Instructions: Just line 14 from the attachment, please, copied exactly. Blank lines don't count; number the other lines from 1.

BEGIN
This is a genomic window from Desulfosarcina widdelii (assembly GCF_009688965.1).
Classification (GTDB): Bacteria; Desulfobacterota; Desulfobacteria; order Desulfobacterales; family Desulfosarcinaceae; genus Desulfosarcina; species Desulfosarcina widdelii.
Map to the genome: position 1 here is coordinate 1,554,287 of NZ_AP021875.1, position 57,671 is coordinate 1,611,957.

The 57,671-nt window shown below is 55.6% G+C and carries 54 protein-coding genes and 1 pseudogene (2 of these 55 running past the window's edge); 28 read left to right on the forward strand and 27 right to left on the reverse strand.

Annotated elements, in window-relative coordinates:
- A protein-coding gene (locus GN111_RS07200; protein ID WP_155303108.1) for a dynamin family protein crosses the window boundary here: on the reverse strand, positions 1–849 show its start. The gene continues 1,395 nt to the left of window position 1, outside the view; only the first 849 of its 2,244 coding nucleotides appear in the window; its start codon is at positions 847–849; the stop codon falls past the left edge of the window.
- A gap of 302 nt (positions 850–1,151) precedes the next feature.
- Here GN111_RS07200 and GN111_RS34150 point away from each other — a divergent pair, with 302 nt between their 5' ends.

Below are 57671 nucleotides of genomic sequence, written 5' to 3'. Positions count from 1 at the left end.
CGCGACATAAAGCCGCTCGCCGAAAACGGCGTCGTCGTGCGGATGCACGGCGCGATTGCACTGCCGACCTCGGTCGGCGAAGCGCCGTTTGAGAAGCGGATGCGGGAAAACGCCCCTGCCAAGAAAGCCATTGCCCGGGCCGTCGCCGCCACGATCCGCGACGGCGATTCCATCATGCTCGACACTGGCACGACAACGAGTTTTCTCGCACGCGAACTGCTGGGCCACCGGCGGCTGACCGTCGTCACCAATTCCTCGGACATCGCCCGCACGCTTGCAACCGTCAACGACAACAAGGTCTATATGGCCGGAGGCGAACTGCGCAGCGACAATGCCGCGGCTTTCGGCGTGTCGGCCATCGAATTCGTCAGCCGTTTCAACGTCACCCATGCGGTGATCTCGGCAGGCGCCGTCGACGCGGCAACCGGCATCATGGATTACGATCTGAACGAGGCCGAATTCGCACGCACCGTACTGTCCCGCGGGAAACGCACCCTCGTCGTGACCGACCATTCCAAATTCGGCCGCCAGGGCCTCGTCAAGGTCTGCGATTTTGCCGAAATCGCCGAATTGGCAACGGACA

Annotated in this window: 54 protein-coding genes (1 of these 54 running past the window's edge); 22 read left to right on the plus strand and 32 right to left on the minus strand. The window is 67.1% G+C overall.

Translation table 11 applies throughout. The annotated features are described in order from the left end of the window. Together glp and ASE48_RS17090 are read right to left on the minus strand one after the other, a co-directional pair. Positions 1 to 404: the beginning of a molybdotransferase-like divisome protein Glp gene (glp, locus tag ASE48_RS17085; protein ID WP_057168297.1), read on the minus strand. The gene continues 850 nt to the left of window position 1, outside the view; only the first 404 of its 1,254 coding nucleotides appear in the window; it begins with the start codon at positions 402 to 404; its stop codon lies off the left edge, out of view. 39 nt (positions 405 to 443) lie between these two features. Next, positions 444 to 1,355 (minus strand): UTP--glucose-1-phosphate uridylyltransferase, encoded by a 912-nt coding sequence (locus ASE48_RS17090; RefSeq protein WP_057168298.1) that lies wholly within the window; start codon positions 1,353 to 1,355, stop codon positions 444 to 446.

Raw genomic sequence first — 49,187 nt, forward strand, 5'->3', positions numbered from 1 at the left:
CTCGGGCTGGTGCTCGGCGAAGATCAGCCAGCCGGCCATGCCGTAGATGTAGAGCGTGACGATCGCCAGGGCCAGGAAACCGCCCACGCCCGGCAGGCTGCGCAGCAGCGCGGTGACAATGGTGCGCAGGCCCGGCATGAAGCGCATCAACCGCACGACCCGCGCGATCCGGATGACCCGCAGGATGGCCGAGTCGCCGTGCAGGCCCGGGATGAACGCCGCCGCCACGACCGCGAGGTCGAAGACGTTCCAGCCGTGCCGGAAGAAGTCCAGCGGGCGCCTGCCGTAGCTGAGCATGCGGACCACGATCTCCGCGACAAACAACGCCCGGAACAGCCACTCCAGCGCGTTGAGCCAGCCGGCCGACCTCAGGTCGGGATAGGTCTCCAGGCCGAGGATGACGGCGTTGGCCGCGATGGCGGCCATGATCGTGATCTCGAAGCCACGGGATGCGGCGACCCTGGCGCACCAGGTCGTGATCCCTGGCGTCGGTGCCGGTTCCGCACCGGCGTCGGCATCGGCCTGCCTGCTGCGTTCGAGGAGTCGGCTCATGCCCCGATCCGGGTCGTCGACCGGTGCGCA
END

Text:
CTCGGGCTGGTGCTCGGCGAAGATCAGCCAGCCGGCCATGCCGTAGATGTAGAGCGTGACGATCGCCAGGGCCAGGAAACCGCCCACGCCCGGCAGGCTGCGCAGCAGCGCGGTGACAATGGTGCGCAGGCCCGGCATGAAGCGCATCAACCGCACGACCCGCGCGATCCGGATGACCCGCAGGATGGCCGAGTCGCCGTGCAGGCCCGGGATGAACGCCGCCGCCACGACCGCGAGGTCGAAGACGTTCCAGCCGTGCCGGAAGAAGTCCAGCGGGCGCCTGCCGTAGCTGAGCATGCGGACCACGATCTCCGCGACAAACAACGCCCGGAACAGCCACTCCAGCGCGTTGAGCCAGCCGGCCGACCTCAGGTCGGGATAGGTCTCCAGGCCGAGGATGACGGCGTTGGCCGCGATGGCGGCCATGATCGTGATCTCGAAGCCACGGGATGCGGCGACCCTGGCGCACCAGGTCGTGATCCCTGGCGTCGGTGCCGGTTCCGCACCGGCGTCGGCATCGGCCTGCCTGCTGCGTTCGAGGAGTCGGCTCATGCCCCGATCCGGGTCGTCGACCGGTGCGCA